The following videos are posted by very young teenage girls looking for validation from strangers online in the face of negative comments about their appearance… There are MANY, MANY videos like this on Youtube – it’s become a strange sort of meme.
The exact motives for making these movies are mixed, but if you read the comments under the videos, you’ll see how mean people can be under the cloak of anonymity – meaner, probably, than the unkindness at school that the girls are hoping to drown out with the “objective” opinions of strangers online, for this is what all the videos have in common.
I don’t think I will ever understand how hurting someone else, even if it is because you yourself are hurting, could help you feel better at all… which I guess is what always made me an easy target for bullies myself. I don’t retaliate because it doesn’t make sense to me to do so. That’s lethal bully-bait when coupled with the conviction to stand up for oneself, to speak back. I hit people teasing me a few times when I was a kid, mainly to get them out of my face. It made me feel sick to do that, and it didn’t help. Mostly I would just try to shout them down.
My mom’s mantra, “Sticks and stones may break my bones, but words will never harm me,” roared uselessly.
It took me years and years to figure out how futile and dangerous it is to try to shout, to speak, to whisper back, to appeal to sense and truth, to reason with cruelty. It doesn’t work, because cruelty isn’t rational. It is senseless. Cruelty is fed by any and every reaction. These girls won’t realise until the damage is already done and they have lost their voices completely. It hurts to watch them exposing themselves to so much pain.
“I feel like I could just go away and never come back. I feel like I’ve been standing all these years and keep getting torn down… Deep down inside, all girls know that other people’s opinions don’t matter, but we still go to other people for help because we don’t believe what people say.”
~ Faye (13). More on her story HERE.
“Bullying represents a negative form of seeking attention. The bully is an excessively damaged person asking for help in a devastating way. While compassion is a fantastic quality, our society does not have the tools to deal effectively with this scourge. As a victim of bullying throughout my educational career (including, though less frequent, at college) I had absolutely no support from anybody. People thought bullying was ‘funny’. The bully has no control of his bullying and is not going to stop because he is shown ‘compassion’.
“The bully seeks power from the very person most likely to let him have it! It is a very weird psychology. However society does not have any mechanism (certainly not in schools, although there are pockets of greater awareness) to check this hurtful and harmful behaviour because the bully will find a way outside of school environment.
“Usually, the only thing the bully will listen to is if he is challenged directly. Sadly this challenge may come at a time when the VICTIM has lost rationale and has become desperate. Domestic violence is another form of bullying. Once a victim is forced into silent suffering the results become tragic.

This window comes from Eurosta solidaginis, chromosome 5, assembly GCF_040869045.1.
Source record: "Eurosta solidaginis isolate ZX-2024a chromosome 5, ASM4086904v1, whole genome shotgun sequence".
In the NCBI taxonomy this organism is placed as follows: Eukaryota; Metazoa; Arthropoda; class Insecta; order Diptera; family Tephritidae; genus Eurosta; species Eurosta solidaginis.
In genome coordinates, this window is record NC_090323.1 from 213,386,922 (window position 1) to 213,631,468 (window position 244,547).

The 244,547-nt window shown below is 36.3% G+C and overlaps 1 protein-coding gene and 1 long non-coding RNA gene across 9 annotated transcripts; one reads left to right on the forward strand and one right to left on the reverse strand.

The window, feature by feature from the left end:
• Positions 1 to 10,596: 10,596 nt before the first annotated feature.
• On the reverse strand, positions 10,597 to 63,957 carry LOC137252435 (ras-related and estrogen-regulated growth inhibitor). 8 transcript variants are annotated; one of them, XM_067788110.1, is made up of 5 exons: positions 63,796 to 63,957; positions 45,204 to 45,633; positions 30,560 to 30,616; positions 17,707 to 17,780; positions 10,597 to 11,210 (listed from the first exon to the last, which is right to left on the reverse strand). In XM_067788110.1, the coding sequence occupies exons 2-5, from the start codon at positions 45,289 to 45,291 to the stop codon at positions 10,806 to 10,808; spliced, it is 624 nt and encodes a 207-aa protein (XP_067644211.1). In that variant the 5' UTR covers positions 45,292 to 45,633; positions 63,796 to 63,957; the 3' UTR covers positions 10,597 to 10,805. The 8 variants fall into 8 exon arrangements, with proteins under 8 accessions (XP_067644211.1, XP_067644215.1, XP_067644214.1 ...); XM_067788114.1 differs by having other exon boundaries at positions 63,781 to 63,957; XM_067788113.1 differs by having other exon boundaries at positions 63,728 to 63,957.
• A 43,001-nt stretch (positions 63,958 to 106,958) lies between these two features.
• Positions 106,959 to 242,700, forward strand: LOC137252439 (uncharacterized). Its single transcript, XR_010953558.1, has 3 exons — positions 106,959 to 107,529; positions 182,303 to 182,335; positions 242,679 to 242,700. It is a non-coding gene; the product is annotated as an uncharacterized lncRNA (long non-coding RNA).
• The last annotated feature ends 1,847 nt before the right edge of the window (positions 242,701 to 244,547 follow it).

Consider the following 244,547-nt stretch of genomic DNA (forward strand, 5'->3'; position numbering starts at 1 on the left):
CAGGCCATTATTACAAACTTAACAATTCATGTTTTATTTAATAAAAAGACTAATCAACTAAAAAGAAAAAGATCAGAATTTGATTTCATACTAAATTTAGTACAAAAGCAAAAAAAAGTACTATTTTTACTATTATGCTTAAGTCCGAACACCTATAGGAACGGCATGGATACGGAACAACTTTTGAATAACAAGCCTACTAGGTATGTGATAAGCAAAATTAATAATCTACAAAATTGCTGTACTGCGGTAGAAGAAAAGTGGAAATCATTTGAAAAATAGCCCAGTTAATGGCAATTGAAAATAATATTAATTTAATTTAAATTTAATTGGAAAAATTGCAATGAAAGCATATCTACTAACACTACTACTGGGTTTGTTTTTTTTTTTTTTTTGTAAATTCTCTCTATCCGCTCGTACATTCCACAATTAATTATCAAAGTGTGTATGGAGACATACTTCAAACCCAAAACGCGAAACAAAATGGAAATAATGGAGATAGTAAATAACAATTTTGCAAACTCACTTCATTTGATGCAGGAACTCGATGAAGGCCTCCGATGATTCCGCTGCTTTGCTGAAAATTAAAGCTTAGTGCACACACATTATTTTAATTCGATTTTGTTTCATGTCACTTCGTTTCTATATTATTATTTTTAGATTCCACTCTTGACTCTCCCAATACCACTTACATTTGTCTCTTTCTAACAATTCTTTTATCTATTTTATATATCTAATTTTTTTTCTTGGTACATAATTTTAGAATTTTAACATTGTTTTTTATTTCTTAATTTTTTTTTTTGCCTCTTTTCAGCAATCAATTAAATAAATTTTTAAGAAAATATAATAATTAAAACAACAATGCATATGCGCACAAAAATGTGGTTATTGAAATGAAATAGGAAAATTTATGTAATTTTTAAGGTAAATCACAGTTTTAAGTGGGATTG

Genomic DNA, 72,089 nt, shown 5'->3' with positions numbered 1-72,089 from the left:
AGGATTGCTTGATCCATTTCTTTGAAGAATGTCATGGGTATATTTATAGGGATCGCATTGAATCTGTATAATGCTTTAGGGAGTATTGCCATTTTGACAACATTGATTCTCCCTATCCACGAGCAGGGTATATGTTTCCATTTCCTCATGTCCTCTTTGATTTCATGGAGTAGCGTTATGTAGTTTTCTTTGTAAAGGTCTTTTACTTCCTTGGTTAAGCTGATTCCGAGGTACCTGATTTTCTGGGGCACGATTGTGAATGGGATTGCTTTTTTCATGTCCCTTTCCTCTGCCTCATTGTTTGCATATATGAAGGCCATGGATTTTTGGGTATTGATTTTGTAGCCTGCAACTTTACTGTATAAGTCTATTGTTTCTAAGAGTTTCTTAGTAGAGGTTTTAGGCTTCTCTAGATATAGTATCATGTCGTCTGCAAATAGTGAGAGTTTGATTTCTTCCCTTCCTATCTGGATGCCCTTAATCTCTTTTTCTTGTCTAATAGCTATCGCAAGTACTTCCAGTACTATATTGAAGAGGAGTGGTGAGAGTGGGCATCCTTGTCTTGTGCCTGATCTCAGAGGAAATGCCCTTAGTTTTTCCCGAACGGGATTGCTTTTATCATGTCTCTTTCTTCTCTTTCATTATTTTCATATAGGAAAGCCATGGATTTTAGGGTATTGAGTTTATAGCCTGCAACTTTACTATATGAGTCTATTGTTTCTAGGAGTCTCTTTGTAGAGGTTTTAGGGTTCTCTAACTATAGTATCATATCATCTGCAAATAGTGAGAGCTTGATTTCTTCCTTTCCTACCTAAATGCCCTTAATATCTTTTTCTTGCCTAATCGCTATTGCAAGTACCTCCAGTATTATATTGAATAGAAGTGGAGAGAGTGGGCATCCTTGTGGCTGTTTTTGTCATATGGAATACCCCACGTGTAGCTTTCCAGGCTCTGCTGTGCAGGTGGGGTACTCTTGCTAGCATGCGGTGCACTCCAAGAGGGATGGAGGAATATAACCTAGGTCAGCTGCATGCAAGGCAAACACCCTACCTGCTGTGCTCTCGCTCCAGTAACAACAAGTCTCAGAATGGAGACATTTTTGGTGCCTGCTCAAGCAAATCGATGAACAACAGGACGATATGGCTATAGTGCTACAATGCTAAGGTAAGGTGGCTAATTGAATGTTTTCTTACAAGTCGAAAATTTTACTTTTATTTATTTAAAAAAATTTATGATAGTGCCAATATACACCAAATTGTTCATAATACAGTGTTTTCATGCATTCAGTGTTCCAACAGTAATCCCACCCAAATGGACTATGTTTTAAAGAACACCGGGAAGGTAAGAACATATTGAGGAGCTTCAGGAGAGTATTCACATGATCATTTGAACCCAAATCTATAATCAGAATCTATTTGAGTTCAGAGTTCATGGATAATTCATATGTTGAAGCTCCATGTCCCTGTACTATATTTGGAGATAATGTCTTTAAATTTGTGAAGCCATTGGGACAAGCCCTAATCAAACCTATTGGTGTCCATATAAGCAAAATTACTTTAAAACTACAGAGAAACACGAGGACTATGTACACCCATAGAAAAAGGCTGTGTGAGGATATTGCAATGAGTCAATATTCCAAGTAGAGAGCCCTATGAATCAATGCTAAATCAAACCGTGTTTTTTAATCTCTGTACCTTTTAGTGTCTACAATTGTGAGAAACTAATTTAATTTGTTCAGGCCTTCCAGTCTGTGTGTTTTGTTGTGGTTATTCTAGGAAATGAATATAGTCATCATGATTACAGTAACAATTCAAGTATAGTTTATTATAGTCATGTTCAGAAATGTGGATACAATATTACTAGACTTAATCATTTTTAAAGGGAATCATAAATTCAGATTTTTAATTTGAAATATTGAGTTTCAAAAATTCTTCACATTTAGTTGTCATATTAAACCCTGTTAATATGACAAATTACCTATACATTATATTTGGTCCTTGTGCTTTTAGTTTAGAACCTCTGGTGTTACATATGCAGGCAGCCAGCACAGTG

“Being bullied taught me how to become INVISIBLE and it took about 10 years of my life AS AN ADULT to work my way out of this ‘death’. This was my only defence. In hind sight this has given me an invaluable tool: I am now an eternal REBEL.”
~ Helge Janssen
Written in response to THIS OPINION PIECE on bullying, published today on the Daily Maverick website.
“Bullying is about rejection and belonging. It stems from the need for a place in the world and the feeling that one has been denied that need. When young people feel properly welcomed in the world, when they feel their gifts being led out, they do not feel the need to claim their place through violence or meanness. When a person bullies, or shoots his bully, it shows us that we did not provide that young person the opportunity to grow his or her gifts.
“Instead of recognising this, our emotional reaction is often to try to reclaim control, to clamp down. It is a reaction that feeds and deepens the roots of alienation in young people – roots that grab in the belly and grow through the heart until they bloom red in schools. In the United States, where I am from, we have experienced school violence at heretofore unknown levels. We have often responded in all the wrong ways and have managed to turn many of our schools into places that more closely resemble prisons than places in which the inherent gifts of each individual person are ushered into the world.”
Read the rest of this opinion piece HERE.
“I’m struggling to stay in this world, because everything just touches me so deeply. I’m not doing this for attention. I’m doing this to be an inspiration and to show that I can be strong. I did things to myself to make pain go away, because I’d rather hurt myself then someone else. Haters are haters but please don’t hate, although I’m sure I’ll get them. I hope I can show you guys that everyone has a story, and everyones future will be bright one day, you just gotta pull through. I’m still here aren’t I ?”
~ Amanda Todd (on making the above video, posted in September 2012)
RIP Amanda Todd: November 27, 1996 – October 10, 2012
Video posted four hours before her suicide.
In Alice, a little girl follows a white rabbit into a world where nothing is quite what it seems. Where Czech surrealist Švankmajer’s Alice differs from other adaptations of Lewis Carroll’s Alice in Wonderland is that it explores the book’s darker side as well, thereby remaining faithful to the tone of uneasy confusion that pervades the original story. A live-action Alice (Kristyna Kohoutova) inhabits a Wonderland that teems with threatening stop-motion characters. Švankmajer’s visual canniness and piercing psychological insight permeate the film with a menacing dream-logic. Curiouser and curiouser.
W. W. Young’s 1915 film of Lewis Carroll’s Alice in Wonderland. Starring Viola Savoy as Alice. Produced by The American Film Manufacturing Company (Flying A Studios) and released on 19 January 1915.